The Australian State Government has created 14 new Marine Protected Areas in the Bruny bio-region but fish and other sea products will still be able to be taken from most areas.
Primary Industries and Water Minister David Llewellyn said the creation of the new protection zones backed up the recommendations made by the state’s top planning body in July.
But Mr Llewellyn was quick to reassure fishers they would still have access to the new MPAs although the no-take boundaries of the existing reserves at Tinderbox and Zone A at Ninepin will be extended.
Tasmanian Rock Lobster Fishermens Association spokesman Rodney Treloggen said his organisation supported these MPAs.
“Our industry is currently engaged in projects designed to help maintain biodiversity and ecosystems in our coastal waters,” Mr Treloggen said.
“Simply locking up areas and not addressing real problems will not be successful in the long term.”
He said the conservation movement calling for no-take zones did not produce constructive schemes to help achieve a balance.
“They insist lock-up, no take will make everything all right,” he said.
“These people (conservationists) need to take a new approach and work with all parties involved.”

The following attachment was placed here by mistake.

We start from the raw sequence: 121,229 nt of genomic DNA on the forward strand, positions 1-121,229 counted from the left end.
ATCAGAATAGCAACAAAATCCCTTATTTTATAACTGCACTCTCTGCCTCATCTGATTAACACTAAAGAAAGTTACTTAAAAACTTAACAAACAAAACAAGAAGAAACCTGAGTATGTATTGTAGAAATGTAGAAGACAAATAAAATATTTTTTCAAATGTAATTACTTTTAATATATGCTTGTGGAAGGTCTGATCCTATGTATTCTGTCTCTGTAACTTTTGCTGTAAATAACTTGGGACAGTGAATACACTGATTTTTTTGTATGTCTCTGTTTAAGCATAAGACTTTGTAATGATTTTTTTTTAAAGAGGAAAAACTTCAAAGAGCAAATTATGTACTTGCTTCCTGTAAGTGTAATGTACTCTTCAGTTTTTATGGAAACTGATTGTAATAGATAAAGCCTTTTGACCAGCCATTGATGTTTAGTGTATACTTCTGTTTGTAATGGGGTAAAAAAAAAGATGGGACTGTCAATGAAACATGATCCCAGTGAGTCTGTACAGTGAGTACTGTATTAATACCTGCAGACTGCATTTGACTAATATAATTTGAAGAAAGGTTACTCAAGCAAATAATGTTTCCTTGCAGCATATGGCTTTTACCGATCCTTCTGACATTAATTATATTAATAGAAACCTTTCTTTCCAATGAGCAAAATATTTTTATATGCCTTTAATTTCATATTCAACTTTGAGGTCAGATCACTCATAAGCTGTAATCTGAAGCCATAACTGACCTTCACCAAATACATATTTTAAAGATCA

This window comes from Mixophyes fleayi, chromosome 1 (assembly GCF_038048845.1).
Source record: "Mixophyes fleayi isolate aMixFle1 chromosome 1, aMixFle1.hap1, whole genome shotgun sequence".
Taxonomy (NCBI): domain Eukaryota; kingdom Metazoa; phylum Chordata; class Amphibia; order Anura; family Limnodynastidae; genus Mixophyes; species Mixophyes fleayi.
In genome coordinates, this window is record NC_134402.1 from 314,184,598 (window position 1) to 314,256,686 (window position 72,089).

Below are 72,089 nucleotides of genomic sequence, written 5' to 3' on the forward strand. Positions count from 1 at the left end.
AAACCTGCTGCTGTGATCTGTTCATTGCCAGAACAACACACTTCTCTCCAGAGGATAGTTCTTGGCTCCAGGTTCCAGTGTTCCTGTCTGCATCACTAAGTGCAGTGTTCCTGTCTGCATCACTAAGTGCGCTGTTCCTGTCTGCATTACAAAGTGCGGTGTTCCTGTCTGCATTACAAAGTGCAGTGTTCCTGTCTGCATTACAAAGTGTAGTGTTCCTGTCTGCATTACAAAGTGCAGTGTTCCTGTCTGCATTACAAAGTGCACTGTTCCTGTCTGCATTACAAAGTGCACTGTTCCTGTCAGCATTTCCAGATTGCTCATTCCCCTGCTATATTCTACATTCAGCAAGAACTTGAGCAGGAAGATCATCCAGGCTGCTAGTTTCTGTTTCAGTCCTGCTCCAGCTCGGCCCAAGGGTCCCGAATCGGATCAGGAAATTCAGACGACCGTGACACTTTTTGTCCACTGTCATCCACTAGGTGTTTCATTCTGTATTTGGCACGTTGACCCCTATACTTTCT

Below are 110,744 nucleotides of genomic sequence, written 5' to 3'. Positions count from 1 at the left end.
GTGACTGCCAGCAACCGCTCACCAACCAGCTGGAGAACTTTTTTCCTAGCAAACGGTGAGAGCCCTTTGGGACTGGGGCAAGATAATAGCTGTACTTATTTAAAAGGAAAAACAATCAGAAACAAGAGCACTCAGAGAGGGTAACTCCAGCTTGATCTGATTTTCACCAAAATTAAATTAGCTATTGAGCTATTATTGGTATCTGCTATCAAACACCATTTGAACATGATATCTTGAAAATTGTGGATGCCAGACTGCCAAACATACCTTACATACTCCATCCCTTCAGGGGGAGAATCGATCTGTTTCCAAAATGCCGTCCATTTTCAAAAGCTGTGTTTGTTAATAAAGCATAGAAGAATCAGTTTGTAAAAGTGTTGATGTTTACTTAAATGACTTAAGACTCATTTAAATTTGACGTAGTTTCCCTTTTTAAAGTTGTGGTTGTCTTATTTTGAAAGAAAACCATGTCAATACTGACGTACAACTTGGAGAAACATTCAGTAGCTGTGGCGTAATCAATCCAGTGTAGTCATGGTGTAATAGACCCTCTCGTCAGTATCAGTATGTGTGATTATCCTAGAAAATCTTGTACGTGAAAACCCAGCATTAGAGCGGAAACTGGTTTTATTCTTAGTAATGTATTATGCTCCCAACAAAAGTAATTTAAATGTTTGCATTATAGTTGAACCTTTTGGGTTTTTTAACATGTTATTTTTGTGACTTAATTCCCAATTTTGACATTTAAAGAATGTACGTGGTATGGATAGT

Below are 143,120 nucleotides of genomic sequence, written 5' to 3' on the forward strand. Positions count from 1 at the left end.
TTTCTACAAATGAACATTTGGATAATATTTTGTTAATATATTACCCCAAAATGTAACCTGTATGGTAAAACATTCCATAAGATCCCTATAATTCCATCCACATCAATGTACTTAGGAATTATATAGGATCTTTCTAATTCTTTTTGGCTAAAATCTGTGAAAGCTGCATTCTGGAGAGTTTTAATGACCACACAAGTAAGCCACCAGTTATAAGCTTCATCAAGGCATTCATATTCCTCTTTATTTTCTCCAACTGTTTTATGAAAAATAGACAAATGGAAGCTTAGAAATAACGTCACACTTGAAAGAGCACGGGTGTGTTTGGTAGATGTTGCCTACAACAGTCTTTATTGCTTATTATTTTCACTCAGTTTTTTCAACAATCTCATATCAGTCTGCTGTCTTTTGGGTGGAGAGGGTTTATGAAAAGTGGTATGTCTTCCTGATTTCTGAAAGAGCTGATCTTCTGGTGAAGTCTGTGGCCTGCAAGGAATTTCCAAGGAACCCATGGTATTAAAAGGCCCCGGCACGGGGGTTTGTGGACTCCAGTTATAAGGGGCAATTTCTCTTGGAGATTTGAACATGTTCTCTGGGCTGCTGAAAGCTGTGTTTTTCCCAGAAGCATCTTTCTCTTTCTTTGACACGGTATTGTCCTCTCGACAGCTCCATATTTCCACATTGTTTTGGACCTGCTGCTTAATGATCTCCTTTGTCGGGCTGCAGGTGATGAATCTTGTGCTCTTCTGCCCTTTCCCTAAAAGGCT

Meanwhile, Greens environment spokeswoman Cassy O’Connor said it was a bleak day for Tasmania’s marine environment, for the rich diversity of life it supported, and for the people who campaigned hard for its protection in the face of political ignorance about its myriad values.
There will be minor adjustments to the boundaries of the Fortescue Bay, Roberts Point and Waterfall Bay MPAs as recommended by the Resource Planning and Development Commission.
All other areas will be proclaimed under the Nature Conservation Act as conservation areas where Mr Llewellyn said biological diversity and marine species would be protected while the community could also access sea products.
The RPDC had recommended 14 MPAs be created between Maria Island, the Tasman Peninsula and Bruny Island, including the D’Entrecasteaux Channel and the Huon River estuary.
Mr Llewellyn yesterday told Parliament the MPAs were based on sound, evidence-based science.
Fishers had complained that any plan to make new MPAs no-take zones would discriminate against commercial and recreational fishers in favour of charter-boat operators and eco-tourism businesses.
The Government will develop a management plan to monitor protection of species in the marine zones.